“These annual activities are part of the contractual obligations to replace and rehabilitate approximately 16,000 linear feet of concrete deck across the three-lane bridge,” Heaton explained, “and to replace and refurbish 15,000 linear feet of steel bridge guardrail, all during the freezing temperatures of the winter months.”

This past winter proved to be even more challenging than previous ones.

“One of the extraordinary challenges experienced this past season was the inclement weather that burdened the Mid-Atlantic region,” Heaton noted. “With 70-year record snowfalls and temperatures falling below 10-year lows, means and methods for concrete demolition and placement were accelerated and modified to avoid the severe fines associated with not having the bridge open to traffic when required. These fines were in excess of $108,000 per day, and who can afford that?”

According to Heaton, a maintenance of traffic (MOT) array has been established to accommodate the traveling public with minimal traffic delays. The MOT fluctuates on a daily basis depending on traffic volume. Under contract stipulations, Cianbro must monitor the maintenance of traffic 24/7 throughout the project. They place temporary concrete traffic barriers adjacent to the demolition work areas and open and close lanes with traffic drums/cones on a daily basis and at the request of the Authority.

To assist with a second lane closure on a nightly basis, the Authority has leased a movable concrete barrier system on a trial basis. Based on utilization of the movable barrier for this project, the Authority intends to use the system as a traffic barrier to avoid the possibilities of a head-on collision while running two-way traffic across the bridge.

Following the deck rehabilitation of the truss, beam and girder spans contract, the Maryland Transportation Authority has preliminary intentions to replace and rehabilitate the through truss and suspensions spans on the westbound bridge.

During the construction season, Cianbro had approximately 55 employees on the project.

“In addition to managing their own forces,” Heaton noted, “Cianbro coordinates and depends on the efforts of 18 subcontractors located everywhere between North Carolina and New York.”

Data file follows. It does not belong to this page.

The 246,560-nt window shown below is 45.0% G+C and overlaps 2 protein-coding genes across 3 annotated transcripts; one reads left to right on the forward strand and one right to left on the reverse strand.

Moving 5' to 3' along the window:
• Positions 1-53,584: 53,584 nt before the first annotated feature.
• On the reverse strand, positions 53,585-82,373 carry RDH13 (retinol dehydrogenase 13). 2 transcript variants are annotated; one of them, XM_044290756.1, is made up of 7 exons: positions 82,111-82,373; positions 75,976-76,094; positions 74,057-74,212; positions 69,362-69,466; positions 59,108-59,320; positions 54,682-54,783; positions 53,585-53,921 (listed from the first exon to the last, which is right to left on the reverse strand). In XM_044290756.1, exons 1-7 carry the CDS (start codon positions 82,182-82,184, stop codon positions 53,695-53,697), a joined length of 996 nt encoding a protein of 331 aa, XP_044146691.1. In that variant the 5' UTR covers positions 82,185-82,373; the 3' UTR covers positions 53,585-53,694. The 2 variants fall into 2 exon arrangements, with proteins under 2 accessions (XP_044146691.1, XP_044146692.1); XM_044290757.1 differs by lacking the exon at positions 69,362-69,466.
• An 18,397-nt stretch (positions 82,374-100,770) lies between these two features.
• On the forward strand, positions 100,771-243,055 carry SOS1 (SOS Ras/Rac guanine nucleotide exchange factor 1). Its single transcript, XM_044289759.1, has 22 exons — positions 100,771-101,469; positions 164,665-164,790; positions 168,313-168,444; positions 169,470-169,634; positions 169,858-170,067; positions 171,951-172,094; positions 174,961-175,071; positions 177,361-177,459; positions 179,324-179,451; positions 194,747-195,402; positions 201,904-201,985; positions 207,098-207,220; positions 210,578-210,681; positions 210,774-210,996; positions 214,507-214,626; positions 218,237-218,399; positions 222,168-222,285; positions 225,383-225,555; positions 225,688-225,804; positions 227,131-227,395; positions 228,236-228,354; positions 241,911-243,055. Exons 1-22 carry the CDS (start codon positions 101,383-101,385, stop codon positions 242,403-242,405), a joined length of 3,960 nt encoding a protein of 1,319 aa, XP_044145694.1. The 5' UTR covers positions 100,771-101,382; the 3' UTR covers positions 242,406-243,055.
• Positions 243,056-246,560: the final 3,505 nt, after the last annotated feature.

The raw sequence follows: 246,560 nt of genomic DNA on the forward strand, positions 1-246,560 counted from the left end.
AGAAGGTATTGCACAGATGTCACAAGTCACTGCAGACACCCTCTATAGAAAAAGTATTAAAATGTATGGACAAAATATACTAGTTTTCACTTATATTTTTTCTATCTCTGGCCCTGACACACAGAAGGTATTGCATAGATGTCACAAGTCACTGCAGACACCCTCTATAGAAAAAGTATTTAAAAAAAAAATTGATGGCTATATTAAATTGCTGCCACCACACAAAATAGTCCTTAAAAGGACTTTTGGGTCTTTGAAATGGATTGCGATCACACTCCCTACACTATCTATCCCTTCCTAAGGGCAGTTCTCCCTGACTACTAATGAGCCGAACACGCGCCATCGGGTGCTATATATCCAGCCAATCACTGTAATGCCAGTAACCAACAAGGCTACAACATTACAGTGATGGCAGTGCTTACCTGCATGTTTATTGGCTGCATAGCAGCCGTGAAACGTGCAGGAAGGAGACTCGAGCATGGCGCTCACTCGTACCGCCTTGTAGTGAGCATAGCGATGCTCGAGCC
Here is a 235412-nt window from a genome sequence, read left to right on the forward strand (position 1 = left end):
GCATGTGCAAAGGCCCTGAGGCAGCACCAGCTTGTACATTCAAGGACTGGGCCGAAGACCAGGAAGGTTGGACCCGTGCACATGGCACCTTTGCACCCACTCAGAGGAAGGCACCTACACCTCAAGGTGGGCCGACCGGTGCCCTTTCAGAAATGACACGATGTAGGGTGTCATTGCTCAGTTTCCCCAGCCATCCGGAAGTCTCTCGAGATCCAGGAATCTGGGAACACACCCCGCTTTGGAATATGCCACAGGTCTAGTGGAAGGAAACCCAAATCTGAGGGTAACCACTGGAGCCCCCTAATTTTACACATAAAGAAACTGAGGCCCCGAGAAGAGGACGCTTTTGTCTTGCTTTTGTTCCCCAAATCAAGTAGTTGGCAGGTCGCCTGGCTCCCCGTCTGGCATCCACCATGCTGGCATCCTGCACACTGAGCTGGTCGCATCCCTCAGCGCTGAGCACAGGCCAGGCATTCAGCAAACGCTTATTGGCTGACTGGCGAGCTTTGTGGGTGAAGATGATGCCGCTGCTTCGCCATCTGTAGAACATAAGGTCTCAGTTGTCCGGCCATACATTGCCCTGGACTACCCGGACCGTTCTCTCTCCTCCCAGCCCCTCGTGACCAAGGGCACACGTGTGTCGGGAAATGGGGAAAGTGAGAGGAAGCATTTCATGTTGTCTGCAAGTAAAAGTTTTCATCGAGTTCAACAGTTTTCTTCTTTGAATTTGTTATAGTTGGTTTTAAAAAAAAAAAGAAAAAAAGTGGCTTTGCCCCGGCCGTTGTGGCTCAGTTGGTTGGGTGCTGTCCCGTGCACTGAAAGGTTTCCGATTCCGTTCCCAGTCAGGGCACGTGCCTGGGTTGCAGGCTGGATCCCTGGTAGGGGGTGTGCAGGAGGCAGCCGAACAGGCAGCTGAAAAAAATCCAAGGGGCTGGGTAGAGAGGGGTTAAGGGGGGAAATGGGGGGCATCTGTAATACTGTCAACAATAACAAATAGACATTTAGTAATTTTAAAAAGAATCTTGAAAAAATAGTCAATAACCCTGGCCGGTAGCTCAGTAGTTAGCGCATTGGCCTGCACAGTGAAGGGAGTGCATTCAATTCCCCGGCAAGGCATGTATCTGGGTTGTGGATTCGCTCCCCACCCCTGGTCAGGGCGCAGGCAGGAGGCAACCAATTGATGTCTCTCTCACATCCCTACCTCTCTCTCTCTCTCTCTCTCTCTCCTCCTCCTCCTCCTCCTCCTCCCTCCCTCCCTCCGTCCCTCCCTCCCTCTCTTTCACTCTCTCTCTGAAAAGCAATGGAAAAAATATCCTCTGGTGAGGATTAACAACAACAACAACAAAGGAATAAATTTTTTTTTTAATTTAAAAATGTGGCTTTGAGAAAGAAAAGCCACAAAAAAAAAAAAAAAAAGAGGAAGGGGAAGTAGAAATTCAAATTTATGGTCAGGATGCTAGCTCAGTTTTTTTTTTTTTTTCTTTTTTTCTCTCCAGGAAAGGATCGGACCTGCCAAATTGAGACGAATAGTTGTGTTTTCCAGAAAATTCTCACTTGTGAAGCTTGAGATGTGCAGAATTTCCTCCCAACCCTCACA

Heaton reported that Cianbro’s equipment list for the project includes excavators to remove deck slab pieces and hoist and position the concrete bucket during pours. They use a John Deere 3/4-yard 120 Metco and a Komatsu KM PL228US-2 with a 5,000-ft./lbs. hammer. Three Volvo VME L90D rubber-tired loaders are used to place and remove the concrete traffic barrier, load and unload project materials, and for concrete demolition and placement of slabs.

A Caterpillar 416C rubber-tired backhoe with a 1,000-ft./lbs. hydraulic hoe ram was used to hoe-ram the bridge deck prior to hand chipping and to remove the concrete debris from the bridge.

Trucks were important to provide transportation for the traffic barrier, concrete slabs and project materials. A boom truck was used to transport all materials and demolition debris from the work areas and yard.

Two air-powered Allen razorback screed machines were used to screed the concrete deck during placement, and deck heaters were utilized to pre- and post-heat concrete pours to more than 35 F.

Several cranes also are being used for various tasks such as placing and removing the concrete traffic barrier, loading and unloading materials in the yard, removing and reinstalling bridge railing, installing and removing underpinning beams, and mobilizing and demobilizing project tools and equipment. Cranes include a Grove 528C rough terrain 28 ton (25.2 t), a P&H CN128 rough terrain 28-ton (25.2 t), a Grove rough terrain 22 ton (19.8 t), and a Grove AP308 8.5 ton (7.7 t).

A 450-hp (335 kW) Grey Hound tug with a 30- by 60-ft. (9.1 by 18.3 m) barge provides water transportation and access and a marine work platform under the bridge while installing underpinning false work and debris shielding.

A Ford Bridge Inspector — SBC/BBC Snooper LT-8000 Snooper truck — provides access and a work platform while installing underpinning false work, debris shielding, and fiber optic conduit.